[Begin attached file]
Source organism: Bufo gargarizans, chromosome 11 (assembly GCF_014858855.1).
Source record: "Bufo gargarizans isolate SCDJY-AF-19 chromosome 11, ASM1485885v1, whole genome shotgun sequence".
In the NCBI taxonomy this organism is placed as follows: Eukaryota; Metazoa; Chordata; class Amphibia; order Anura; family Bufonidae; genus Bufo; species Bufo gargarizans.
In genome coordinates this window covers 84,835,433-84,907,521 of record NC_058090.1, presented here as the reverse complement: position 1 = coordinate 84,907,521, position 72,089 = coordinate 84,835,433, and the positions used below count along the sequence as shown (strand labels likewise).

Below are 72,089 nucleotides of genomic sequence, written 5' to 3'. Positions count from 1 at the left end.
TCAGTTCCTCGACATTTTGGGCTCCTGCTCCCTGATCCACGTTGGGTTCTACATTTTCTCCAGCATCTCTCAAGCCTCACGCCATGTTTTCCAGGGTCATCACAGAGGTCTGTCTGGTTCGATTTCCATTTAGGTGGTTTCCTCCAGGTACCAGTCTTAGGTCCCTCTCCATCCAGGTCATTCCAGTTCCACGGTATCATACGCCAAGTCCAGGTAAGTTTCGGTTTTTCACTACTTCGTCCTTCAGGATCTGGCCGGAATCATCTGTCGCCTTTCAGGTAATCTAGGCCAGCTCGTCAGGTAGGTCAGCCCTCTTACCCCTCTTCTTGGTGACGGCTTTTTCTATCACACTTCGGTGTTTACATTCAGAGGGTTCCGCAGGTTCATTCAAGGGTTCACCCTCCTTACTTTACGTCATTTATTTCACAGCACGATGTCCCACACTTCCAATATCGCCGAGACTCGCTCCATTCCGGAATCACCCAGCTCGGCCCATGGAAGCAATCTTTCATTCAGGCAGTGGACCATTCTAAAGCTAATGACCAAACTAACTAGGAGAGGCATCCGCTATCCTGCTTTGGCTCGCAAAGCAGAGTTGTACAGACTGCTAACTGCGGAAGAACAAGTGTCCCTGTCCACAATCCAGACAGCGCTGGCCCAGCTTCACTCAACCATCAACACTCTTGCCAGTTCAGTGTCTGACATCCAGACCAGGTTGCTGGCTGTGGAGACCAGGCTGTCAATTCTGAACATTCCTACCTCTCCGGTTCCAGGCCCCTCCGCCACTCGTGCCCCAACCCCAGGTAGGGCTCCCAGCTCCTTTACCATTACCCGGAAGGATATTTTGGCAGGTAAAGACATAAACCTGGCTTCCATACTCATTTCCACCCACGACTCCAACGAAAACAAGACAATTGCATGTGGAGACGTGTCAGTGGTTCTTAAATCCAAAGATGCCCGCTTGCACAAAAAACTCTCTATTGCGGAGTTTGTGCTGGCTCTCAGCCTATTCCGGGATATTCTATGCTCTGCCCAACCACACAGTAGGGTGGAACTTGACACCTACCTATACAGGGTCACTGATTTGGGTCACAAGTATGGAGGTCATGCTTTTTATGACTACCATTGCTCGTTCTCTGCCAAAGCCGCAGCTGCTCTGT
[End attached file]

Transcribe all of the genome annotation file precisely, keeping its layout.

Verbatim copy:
Source organism: Bufo gargarizans, chromosome 11 (assembly GCF_014858855.1).
Source record: "Bufo gargarizans isolate SCDJY-AF-19 chromosome 11, ASM1485885v1, whole genome shotgun sequence".
In the NCBI taxonomy this organism is placed as follows: Eukaryota; Metazoa; Chordata; class Amphibia; order Anura; family Bufonidae; genus Bufo; species Bufo gargarizans.
In genome coordinates this window covers 84,835,433-84,907,521 of record NC_058090.1, presented here as the reverse complement: position 1 = coordinate 84,907,521, position 72,089 = coordinate 84,835,433, and the positions used below count along the sequence as shown (strand labels likewise).

Below are 72,089 nucleotides of genomic sequence, written 5' to 3'. Positions count from 1 at the left end.
TCAGTTCCTCGACATTTTGGGCTCCTGCTCCCTGATCCACGTTGGGTTCTACATTTTCTCCAGCATCTCTCAAGCCTCACGCCATGTTTTCCAGGGTCATCACAGAGGTCTGTCTGGTTCGATTTCCATTTAGGTGGTTTCCTCCAGGTACCAGTCTTAGGTCCCTCTCCATCCAGGTCATTCCAGTTCCACGGTATCATACGCCAAGTCCAGGTAAGTTTCGGTTTTTCACTACTTCGTCCTTCAGGATCTGGCCGGAATCATCTGTCGCCTTTCAGGTAATCTAGGCCAGCTCGTCAGGTAGGTCAGCCCTCTTACCCCTCTTCTTGGTGACGGCTTTTTCTATCACACTTCGGTGTTTACATTCAGAGGGTTCCGCAGGTTCATTCAAGGGTTCACCCTCCTTACTTTACGTCATTTATTTCACAGCACGATGTCCCACACTTCCAATATCGCCGAGACTCGCTCCATTCCGGAATCACCCAGCTCGGCCCATGGAAGCAATCTTTCATTCAGGCAGTGGACCATTCTAAAGCTAATGACCAAACTAACTAGGAGAGGCATCCGCTATCCTGCTTTGGCTCGCAAAGCAGAGTTGTACAGACTGCTAACTGCGGAAGAACAAGTGTCCCTGTCCACAATCCAGACAGCGCTGGCCCAGCTTCACTCAACCATCAACACTCTTGCCAGTTCAGTGTCTGACATCCAGACCAGGTTGCTGGCTGTGGAGACCAGGCTGTCAATTCTGAACATTCCTACCTCTCCGGTTCCAGGCCCCTCCGCCACTCGTGCCCCAACCCCAGGTAGGGCTCCCAGCTCCTTTACCATTACCCGGAAGGATATTTTGGCAGGTAAAGACATAAACCTGGCTTCCATACTCATTTCCACCCACGACTCCAACGAAAACAAGACAATTGCATGTGGAGACGTGTCAGTGGTTCTTAAATCCAAAGATGCCCGCTTGCACAAAAAACTCTCTATTGCGGAGTTTGTGCTGGCTCTCAGCCTATTCCGGGATATTCTATGCTCTGCCCAACCACACAGTAGGGTGGAACTTGACACCTACCTATACAGGGTCACTGATTTGGGTCACAAGTATGGAGGTCATGCTTTTTATGACTACCATTGCTCGTTCTCTGCCAAAGCCGCAGCTGCTCTGT